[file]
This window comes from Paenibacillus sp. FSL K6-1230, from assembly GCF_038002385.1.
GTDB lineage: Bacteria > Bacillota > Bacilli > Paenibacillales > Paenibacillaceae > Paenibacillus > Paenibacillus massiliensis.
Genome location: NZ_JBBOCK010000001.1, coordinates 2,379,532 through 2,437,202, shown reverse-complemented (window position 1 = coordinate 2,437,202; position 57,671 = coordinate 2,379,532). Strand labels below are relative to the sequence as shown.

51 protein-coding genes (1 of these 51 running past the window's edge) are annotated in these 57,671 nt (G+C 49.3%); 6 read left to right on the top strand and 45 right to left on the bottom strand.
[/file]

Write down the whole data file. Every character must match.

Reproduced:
This window comes from Paenibacillus sp. FSL K6-1230, from assembly GCF_038002385.1.
GTDB lineage: Bacteria > Bacillota > Bacilli > Paenibacillales > Paenibacillaceae > Paenibacillus > Paenibacillus massiliensis.
Genome location: NZ_JBBOCK010000001.1, coordinates 2,379,532 through 2,437,202, shown reverse-complemented (window position 1 = coordinate 2,437,202; position 57,671 = coordinate 2,379,532). Strand labels below are relative to the sequence as shown.

51 protein-coding genes (1 of these 51 running past the window's edge) are annotated in these 57,671 nt (G+C 49.3%); 6 read left to right on the top strand and 45 right to left on the bottom strand.